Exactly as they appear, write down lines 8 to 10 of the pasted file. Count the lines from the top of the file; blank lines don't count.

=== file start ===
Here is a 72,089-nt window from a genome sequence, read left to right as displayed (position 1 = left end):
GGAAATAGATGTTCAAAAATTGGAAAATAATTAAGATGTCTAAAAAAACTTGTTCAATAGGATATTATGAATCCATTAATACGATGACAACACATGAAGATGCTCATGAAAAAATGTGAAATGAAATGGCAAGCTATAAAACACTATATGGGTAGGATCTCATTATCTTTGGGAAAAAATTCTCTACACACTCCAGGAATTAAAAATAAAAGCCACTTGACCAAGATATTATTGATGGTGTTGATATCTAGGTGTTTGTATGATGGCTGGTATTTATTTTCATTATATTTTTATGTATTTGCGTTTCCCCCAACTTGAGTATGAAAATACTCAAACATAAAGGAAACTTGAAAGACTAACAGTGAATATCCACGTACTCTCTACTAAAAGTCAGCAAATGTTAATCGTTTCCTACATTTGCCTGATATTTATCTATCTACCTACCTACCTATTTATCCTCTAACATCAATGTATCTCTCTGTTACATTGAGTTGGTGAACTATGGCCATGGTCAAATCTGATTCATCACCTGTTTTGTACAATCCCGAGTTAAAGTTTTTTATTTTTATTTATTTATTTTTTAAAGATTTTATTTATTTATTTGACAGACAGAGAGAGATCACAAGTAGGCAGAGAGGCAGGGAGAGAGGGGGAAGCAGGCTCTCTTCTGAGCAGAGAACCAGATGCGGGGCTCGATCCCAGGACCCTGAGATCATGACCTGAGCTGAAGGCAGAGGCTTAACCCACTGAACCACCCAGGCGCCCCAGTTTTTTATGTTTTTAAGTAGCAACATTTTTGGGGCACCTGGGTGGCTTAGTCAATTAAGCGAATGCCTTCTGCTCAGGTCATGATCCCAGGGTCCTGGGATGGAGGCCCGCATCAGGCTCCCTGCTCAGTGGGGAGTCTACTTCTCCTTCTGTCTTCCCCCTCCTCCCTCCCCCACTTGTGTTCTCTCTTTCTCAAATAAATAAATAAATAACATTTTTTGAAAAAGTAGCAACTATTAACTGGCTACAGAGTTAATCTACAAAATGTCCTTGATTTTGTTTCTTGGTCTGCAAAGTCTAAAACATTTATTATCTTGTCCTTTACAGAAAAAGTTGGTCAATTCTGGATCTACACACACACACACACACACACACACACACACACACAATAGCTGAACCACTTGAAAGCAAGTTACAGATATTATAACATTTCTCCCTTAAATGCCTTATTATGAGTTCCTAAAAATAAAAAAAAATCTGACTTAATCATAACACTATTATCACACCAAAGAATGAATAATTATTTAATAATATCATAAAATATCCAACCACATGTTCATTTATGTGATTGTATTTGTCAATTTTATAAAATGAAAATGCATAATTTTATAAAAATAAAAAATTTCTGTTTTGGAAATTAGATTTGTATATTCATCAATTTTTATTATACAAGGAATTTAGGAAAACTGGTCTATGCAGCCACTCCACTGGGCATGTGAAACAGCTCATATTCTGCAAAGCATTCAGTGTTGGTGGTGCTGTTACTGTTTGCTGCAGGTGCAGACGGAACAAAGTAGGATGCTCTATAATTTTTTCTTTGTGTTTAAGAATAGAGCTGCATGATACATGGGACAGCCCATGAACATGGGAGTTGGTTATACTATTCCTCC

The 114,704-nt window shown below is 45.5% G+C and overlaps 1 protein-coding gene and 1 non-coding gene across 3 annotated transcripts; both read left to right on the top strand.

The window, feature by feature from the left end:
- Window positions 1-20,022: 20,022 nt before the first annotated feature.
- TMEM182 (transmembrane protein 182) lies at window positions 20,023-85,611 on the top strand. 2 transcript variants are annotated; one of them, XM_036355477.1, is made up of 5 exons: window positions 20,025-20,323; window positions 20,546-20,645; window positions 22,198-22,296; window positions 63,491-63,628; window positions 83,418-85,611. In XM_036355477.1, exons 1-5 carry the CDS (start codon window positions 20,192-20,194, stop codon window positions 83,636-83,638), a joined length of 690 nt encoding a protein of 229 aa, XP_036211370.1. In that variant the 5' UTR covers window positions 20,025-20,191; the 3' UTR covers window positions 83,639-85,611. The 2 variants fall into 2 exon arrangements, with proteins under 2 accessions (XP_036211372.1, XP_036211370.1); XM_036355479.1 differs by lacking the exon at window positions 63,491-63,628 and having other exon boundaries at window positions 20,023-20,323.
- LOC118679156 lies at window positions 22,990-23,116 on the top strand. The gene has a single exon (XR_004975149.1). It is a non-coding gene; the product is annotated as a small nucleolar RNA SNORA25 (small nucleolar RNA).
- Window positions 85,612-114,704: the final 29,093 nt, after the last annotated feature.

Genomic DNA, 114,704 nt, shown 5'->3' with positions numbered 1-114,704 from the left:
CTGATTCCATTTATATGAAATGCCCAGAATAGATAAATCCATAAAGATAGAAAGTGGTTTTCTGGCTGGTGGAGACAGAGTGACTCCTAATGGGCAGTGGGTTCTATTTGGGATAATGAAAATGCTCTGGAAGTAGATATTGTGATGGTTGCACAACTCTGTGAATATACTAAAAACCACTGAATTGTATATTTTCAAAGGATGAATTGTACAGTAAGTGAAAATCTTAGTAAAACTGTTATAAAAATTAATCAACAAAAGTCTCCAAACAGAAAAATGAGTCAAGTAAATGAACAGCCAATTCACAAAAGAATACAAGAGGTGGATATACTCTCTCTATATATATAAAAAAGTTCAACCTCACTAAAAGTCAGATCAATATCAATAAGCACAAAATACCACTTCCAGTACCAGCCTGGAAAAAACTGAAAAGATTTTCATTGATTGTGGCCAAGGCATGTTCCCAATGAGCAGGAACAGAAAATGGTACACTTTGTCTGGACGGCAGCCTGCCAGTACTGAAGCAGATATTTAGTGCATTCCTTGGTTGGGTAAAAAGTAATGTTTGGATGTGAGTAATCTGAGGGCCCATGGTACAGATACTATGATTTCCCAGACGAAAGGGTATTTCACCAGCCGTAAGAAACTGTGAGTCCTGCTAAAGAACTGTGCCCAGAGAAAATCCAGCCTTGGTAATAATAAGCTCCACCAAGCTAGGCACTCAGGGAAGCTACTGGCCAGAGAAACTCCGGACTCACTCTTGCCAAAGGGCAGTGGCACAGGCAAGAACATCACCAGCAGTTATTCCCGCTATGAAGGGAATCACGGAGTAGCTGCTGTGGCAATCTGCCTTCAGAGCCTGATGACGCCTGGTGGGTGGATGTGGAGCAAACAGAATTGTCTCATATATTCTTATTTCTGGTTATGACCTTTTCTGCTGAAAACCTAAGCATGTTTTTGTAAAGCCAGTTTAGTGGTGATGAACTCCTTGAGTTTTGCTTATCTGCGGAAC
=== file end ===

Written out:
- Window positions 85,612-114,704: the final 29,093 nt, after the last annotated feature.

Genomic DNA, 114,704 nt, shown 5'->3' with positions numbered 1-114,704 from the left:
CTGATTCCATTTATATGAAATGCCCAGAATAGATAAATCCATAAAGATAGAAAGTGGTTTTCTGGCTGGTGGAGACAGAGTGACTCCTAATGGGCAGTGGGTTCTATTTGGGATAATGAAAATGCTCTGGAAGTAGATATTGTGATGGTTGCACAACTCTGTGAATATACTAAAAACCACTGAATTGTATATTTTCAAAGGATGAATTGTACAGTAAGTGAAAATCTTAGTAAAACTGTTATAAAAATTAATCAACAAAAGTCTCCAAACAGAAAAATGAGTCAAGTAAATGAACAGCCAATTCACAAAAGAATACAAGAGGTGGATATACTCTCTCTATATATATAAAAAAGTTCAACCTCACTAAAAGTCAGATCAATATCAATAAGCACAAAATACCACTTCCAGTACCAGCCTGGAAAAAACTGAAAAGATTTTCATTGATTGTGGCCAAGGCATGTTCCCAATGAGCAGGAACAGAAAATGGTACACTTTGTCTGGACGGCAGCCTGCCAGTACTGAAGCAGATATTTAGTGCATTCCTTGGTTGGGTAAAAAGTAATGTTTGGATGTGAGTAATCTGAGGGCCCATGGTACAGATACTATGATTTCCCAGACGAAAGGGTATTTCACCAGCCGTAAGAAACTGTGAGTCCTGCTAAAGAACTGTGCCCAGAGAAAATCCAGCCTTGGTAATAATAAGCTCCACCAAGCTAGGCACTCAGGGAAGCTACTGGCCAGAGAAACTCCGGACTCACTCTTGCCAAAGGGCAGTGGCACAGGCAAGAACATCACCAGCAGTTATTCCCGCTATGAAGGGAATCACGGAGTAGCTGCTGTGGCAATCTGCCTTCAGAGCCTGATGACGCCTGGTGGGTGGATGTGGAGCAAACAGAATTGTCTCATATATTCTTATTTCTGGTTATGACCTTTTCTGCTGAAAACCTAAGCATGTTTTTGTAAAGCCAGTTTAGTGGTGATGAACTCCTTGAGTTTTGCTTATCTGCGGAAC